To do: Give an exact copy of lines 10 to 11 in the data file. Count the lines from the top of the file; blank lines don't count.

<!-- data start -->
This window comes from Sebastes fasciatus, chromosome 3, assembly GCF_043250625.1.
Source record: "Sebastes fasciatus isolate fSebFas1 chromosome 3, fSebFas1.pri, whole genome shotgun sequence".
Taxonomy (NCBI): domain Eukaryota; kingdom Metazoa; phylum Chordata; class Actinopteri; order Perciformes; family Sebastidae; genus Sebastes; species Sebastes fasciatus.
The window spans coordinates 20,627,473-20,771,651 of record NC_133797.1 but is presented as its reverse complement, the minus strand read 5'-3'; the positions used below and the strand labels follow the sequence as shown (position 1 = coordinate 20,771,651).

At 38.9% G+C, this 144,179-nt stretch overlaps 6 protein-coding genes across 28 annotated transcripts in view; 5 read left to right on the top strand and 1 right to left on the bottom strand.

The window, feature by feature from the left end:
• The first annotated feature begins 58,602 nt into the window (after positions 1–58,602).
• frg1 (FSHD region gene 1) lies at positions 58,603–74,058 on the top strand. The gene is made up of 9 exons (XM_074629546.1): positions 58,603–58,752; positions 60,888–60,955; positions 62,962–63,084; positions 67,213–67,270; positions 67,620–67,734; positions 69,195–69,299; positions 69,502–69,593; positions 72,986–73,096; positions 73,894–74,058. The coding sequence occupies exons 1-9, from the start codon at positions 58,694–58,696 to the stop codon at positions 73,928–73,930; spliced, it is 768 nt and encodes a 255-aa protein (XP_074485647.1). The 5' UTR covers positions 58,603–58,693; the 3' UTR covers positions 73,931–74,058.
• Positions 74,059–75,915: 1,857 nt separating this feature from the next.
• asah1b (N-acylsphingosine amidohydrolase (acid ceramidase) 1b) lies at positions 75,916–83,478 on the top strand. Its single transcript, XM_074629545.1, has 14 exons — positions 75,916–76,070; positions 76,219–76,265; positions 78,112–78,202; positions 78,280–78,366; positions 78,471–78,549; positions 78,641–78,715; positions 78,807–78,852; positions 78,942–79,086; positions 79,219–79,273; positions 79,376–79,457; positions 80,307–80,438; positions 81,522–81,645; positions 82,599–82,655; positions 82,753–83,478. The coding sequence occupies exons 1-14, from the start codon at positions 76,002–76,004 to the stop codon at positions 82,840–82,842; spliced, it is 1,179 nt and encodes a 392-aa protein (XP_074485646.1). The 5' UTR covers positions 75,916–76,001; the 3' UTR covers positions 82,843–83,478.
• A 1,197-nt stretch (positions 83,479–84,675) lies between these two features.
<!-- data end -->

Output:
• asah1b (N-acylsphingosine amidohydrolase (acid ceramidase) 1b) lies at positions 75,916–83,478 on the top strand. Its single transcript, XM_074629545.1, has 14 exons — positions 75,916–76,070; positions 76,219–76,265; positions 78,112–78,202; positions 78,280–78,366; positions 78,471–78,549; positions 78,641–78,715; positions 78,807–78,852; positions 78,942–79,086; positions 79,219–79,273; positions 79,376–79,457; positions 80,307–80,438; positions 81,522–81,645; positions 82,599–82,655; positions 82,753–83,478. The coding sequence occupies exons 1-14, from the start codon at positions 76,002–76,004 to the stop codon at positions 82,840–82,842; spliced, it is 1,179 nt and encodes a 392-aa protein (XP_074485646.1). The 5' UTR covers positions 75,916–76,001; the 3' UTR covers positions 82,843–83,478.
• A 1,197-nt stretch (positions 83,479–84,675) lies between these two features.